Online interactions could resolve group conflict

Conflict between groups is evident in many parts of the world: examples include the Israeli–Palestinian conflict in the Middle East, the strained relations between North and South Korea, and the history of hostility between Catholics and Protestants in Northern Ireland.

Closer to home, last Friday’s terrorist incident in Melbourne has created a backlash against the Muslim community.

One solution for reducing such conflict is through intergroup contact.

First proposed by American psychologist Gordon Allport in 1954, the “Contact Hypothesis” suggests that having a positive interaction – or contact – with a person from an opposing group can improve our attitudes towards that group. It does so by challenging many of the negative stereotypes and feelings that we may have towards that group.

If this interaction is supported by institutions, and facilitates cooperation and an equal status between the individuals involved, then it is even more effective.

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There is an impressive body of research that supports the power of contact for improving relations between groups experiencing conflict.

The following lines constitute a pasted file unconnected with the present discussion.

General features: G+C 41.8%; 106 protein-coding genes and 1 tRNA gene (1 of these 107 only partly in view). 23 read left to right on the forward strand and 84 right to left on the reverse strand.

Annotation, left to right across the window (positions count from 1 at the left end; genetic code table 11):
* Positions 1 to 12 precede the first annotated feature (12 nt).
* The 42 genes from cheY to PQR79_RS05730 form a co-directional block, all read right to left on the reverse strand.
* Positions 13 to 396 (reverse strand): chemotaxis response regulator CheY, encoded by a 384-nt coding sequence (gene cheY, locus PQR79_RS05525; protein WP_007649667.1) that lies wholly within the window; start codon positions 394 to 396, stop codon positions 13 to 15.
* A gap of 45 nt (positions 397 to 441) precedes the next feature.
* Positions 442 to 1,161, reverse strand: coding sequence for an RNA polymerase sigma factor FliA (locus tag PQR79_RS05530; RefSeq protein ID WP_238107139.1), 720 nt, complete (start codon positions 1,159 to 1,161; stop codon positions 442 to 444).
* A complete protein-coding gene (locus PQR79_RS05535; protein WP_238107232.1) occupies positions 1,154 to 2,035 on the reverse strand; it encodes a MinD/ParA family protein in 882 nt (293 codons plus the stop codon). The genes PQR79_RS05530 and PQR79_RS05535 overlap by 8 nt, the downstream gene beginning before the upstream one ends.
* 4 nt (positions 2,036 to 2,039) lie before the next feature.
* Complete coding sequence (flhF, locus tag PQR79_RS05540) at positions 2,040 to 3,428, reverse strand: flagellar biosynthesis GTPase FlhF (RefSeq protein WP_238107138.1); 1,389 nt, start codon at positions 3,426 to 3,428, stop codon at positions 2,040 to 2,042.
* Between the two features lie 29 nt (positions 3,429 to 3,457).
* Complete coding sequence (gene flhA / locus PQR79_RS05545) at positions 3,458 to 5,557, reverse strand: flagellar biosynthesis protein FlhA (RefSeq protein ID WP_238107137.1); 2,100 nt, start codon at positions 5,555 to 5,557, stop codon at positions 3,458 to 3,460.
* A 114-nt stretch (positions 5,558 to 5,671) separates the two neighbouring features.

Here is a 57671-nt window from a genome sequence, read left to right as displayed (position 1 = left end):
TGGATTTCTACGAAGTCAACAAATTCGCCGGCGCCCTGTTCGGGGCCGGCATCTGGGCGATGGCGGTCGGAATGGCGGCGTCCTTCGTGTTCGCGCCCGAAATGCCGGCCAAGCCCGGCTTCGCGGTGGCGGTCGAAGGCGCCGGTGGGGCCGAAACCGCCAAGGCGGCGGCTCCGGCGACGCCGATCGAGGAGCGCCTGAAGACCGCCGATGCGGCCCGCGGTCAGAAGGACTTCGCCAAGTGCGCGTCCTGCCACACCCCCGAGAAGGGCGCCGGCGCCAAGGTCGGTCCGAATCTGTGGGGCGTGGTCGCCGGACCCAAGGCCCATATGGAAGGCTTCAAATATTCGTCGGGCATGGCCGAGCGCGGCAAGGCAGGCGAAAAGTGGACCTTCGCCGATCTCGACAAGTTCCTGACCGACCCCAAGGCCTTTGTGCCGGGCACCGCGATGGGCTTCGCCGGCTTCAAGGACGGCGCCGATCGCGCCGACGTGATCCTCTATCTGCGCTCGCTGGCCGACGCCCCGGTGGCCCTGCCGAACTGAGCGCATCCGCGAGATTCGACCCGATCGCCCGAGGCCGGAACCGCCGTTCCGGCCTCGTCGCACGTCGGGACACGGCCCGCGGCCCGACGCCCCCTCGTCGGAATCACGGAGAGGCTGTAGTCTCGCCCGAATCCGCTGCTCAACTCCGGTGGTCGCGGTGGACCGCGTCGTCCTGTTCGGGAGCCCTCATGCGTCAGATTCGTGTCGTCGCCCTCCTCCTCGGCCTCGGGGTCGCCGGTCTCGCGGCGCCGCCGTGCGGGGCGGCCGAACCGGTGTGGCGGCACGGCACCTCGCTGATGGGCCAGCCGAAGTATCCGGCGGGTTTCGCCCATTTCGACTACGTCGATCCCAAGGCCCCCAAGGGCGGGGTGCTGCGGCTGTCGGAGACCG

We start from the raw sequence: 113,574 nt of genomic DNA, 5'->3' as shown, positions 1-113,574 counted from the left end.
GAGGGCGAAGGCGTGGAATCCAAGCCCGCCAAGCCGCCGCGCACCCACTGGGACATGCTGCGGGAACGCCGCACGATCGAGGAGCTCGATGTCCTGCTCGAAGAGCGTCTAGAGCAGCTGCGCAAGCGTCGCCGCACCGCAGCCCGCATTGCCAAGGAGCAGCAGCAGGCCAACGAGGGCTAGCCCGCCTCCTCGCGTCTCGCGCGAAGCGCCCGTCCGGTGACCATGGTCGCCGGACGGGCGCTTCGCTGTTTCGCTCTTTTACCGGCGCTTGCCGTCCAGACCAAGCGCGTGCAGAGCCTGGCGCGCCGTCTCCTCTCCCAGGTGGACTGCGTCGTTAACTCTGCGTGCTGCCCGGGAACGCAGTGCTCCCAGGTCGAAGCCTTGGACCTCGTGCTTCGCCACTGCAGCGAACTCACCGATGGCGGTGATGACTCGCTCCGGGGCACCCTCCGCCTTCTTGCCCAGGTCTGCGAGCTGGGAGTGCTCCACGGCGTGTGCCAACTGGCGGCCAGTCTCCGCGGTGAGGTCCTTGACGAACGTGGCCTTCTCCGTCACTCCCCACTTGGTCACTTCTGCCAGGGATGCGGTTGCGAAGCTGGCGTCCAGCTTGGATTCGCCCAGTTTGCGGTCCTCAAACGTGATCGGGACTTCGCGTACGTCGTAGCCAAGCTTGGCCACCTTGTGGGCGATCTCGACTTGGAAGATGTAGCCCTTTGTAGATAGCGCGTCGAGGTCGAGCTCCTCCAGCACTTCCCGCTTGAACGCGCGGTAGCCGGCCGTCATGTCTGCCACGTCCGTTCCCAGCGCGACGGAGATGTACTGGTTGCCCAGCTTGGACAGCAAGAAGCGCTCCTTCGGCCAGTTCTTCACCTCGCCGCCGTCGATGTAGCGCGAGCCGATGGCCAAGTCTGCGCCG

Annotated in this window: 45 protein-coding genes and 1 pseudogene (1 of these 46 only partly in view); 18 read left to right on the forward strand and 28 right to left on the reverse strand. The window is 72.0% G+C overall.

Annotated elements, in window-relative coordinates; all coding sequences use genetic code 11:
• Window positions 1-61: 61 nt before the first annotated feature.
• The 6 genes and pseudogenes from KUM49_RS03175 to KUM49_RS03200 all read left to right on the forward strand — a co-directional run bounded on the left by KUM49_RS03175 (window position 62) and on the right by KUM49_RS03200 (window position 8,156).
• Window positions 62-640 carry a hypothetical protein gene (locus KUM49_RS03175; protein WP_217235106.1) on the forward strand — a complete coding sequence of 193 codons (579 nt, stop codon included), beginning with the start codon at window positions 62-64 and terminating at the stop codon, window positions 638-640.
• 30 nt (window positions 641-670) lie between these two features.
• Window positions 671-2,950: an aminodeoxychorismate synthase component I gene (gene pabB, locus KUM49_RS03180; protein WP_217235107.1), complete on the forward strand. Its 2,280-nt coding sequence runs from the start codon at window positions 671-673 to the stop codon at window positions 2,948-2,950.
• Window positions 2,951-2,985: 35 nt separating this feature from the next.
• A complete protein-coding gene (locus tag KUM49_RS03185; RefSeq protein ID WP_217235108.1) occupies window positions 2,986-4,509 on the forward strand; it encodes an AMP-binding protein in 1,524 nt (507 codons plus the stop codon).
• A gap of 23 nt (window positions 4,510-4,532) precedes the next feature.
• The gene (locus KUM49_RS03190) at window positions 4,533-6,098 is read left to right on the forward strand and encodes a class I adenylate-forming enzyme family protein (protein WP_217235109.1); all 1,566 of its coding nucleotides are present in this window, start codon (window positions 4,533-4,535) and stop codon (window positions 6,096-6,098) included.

However, in reality, interacting with others who are different from ourselves, who we may fear, or who are physically distant from us, can be challenging.

In situations such as these, the internet provides a practical avenue for contact, helping people bridge the gap from the safety and comfort of their own homes. Already, social media sites, online chat rooms, multi-player video games, and support forums connect people from diverse backgrounds.

Current research has found encouraging results

But what does research say about the benefits of online contact for social cohesion?

For almost a decade, we have been exploring whether online interactions can improve relations between diverse groups.

To test this question in the research lab, we developed an online program – called E-contact – to simulate a structured chat room interaction between two individuals from different groups.